Consider this as a quick Christmas gift, or a handy accessory for yourself. It’s free from Ravelry.

Squirrelly goodness (in sock form)

Some time ago I bought two skeins of extremely wonderful handspun yarn from the talented Azzy. The first skein became deliciously cozy handwarmers for myself and Elfling; the second has just now achieved its destiny as finer, but equally cozy, socks for my very dear friend Cara.

The yarn was called Red Squirrel, and you can see why. I knew immediately it would be perfect for Cara. And with her, plus squirrels, in mind, I started thinking about a particular corner of Cape Town… the bit around the university’s arts and drama campus at the top of Government Avenue, nestled among old oak trees and full of character. (And squirrels!) Cara and I spent a lot of time there over the years, even before she herself joined the arts school. I wanted to capture the feel of that place, and futzed around a fair bit with stitch patterns – originally the design involved architectural “pillars” and “twining ivy”! All of which was fun, but the yarn really just wanted to relax a bit in the brick stitch I had in between pillars… so I let it.

Brick stitch, featuring lots of slipped stitches as it does (great for showing off variegated yarns), is very compressed vertically. This allowed me to use eye of partridge for the entire sole, which is perfect because it will be durable as well as warm. In a thicker yarn, that might make for chunky socks, but this is very fine (about a 3ply weight) and should still sit comfortably in shoes.

It’s now available as a free download from my Ravelry store.

Those twisted Germans

Twisted German cast-on. Very twisted. Very stretchy. Did you all know about this? It never ceases to amaze me that you can be constantly finding, or inventing (or unventing) new ways to achieve every possible element of knitting… it’s never entirely under your belt.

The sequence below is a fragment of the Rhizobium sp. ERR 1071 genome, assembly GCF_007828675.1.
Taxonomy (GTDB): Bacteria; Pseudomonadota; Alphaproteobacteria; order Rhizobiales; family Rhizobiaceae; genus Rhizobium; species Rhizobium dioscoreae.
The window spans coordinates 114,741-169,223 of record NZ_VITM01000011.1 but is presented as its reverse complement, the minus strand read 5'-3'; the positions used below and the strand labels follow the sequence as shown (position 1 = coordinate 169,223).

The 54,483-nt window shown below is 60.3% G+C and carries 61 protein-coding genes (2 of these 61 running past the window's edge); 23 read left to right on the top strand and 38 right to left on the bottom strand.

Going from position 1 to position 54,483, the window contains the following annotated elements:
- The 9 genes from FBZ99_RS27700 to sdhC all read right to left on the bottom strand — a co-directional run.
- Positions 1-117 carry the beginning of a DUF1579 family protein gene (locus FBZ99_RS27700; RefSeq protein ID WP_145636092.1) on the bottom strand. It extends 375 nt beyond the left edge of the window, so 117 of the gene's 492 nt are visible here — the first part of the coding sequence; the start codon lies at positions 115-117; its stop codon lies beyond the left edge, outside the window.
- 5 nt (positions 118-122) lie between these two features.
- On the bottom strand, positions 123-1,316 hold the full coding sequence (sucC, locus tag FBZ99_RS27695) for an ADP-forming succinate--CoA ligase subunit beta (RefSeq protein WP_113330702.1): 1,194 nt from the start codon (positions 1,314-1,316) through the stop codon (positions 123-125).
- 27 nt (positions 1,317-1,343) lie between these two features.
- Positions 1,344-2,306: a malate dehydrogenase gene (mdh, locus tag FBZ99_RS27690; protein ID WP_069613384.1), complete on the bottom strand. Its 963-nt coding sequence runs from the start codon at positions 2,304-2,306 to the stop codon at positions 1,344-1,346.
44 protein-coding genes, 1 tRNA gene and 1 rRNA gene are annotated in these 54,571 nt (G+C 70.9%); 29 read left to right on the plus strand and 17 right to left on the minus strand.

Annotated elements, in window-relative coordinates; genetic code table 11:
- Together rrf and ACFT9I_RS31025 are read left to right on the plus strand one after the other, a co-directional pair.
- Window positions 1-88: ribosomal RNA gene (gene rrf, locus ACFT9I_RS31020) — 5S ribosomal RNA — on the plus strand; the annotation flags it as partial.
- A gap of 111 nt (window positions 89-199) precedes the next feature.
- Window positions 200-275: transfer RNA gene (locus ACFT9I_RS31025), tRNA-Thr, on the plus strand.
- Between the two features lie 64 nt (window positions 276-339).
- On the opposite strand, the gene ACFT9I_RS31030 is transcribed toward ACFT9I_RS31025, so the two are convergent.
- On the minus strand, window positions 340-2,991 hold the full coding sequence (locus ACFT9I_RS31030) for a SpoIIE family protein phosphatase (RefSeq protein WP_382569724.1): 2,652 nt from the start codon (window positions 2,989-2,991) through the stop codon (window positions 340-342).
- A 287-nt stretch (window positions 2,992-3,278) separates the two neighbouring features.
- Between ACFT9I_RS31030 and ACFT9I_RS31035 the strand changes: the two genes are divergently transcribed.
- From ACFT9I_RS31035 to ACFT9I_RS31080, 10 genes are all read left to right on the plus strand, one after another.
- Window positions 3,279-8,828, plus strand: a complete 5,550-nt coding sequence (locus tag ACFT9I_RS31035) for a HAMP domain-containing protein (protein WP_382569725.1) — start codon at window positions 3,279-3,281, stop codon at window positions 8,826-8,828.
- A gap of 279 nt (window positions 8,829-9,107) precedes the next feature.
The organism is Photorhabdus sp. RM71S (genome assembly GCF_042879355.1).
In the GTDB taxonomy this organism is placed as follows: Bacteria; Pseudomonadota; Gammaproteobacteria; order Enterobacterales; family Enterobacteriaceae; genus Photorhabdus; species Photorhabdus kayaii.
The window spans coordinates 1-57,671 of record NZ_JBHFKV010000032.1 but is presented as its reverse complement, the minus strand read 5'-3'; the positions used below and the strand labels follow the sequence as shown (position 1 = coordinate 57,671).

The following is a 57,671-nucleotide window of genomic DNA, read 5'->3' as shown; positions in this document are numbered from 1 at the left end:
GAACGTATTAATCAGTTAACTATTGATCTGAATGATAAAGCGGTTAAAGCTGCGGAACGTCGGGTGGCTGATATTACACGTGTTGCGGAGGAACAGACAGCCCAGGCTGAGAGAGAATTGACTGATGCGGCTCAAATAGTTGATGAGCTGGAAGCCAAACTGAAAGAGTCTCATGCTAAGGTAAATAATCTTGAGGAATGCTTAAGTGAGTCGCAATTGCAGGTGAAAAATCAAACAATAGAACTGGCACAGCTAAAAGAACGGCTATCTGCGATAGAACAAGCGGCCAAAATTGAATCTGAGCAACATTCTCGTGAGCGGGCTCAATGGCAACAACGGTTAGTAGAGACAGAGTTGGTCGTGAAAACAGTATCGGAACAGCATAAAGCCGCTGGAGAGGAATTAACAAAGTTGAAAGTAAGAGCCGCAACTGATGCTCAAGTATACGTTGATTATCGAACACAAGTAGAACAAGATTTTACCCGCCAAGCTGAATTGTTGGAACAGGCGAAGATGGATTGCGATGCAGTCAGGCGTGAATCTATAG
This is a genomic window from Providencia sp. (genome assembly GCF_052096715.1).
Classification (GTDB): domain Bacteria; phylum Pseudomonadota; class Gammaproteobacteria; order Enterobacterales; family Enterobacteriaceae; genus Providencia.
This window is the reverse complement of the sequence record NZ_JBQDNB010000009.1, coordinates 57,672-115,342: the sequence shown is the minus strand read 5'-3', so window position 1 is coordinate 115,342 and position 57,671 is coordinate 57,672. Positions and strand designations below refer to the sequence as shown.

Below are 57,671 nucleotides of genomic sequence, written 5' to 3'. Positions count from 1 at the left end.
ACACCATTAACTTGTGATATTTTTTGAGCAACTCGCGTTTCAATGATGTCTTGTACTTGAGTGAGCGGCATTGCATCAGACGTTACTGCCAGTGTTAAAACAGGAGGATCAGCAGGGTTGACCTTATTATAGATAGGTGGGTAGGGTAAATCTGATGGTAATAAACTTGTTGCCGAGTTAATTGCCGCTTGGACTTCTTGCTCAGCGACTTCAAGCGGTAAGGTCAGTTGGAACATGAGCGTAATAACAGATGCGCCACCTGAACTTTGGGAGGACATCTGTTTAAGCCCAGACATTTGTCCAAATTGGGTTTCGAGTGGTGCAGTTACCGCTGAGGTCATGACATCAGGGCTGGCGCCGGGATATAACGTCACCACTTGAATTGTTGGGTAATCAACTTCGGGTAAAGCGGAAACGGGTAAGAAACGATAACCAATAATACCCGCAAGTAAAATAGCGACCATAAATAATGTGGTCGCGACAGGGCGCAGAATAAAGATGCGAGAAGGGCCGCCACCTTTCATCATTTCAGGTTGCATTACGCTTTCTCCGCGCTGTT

As much as we all enjoy mindless knitting from time to time, the projects that are most satisfying are the ones that teach you something. I usually don’t know what that will be until it’s done, though; I tend to discover things along the way. My favourite new trick learned last year is the chain-free foundation in crochet; way more fun, and useful, than making a loooooong (and in my case, inevitably wonky) chain. A double-crochet row made this way is beautiful, elastic and I think an excellent alternative to I-cord. Unless you really love knitting I-cord. Apparently some people do. Freaks.

Ribbit, rippit, RIP

Alas, poor Vivian. I knew her briefly.

So stylish. So shapely. So desirable.

So wrong for me.

she suits me not

The photos (poor as they are, but let’s be frank, I wasn’t out to get the clearest possible representation of how UNflattering this is on me) don’t really capture just how bad it is.

not at all, alas

I really had thought that gorgeous back shaping was going to miraculously counteract the en-chunkening properties of chunky yarn, at least somewhat. And maybe it did. Probably it could have been even worse. But chunky cables are still chunky cables, and chunky cables that huddle up especially close around the bust and shoulder area? Are not a great idea on someone on the top-heavy side.

And then of course there’s the sleeve issue. I actually did take steps to shorten them, since they were clearly ridiculously long as written (and plus I had row gauge issues)… but evidently, not enough.

positively seussian

“It’s like something Dr Seuss might have knitted,” commented my friendly household photographer.

He’s also the one who pointed out that – though lucky camera angles have spared you the sight – it made my head look theeees small and the rest of me THEEES BEEEEG.

So Vivian has gone to a better place. Rest in peace, Vivian. Or, you know, in pieces.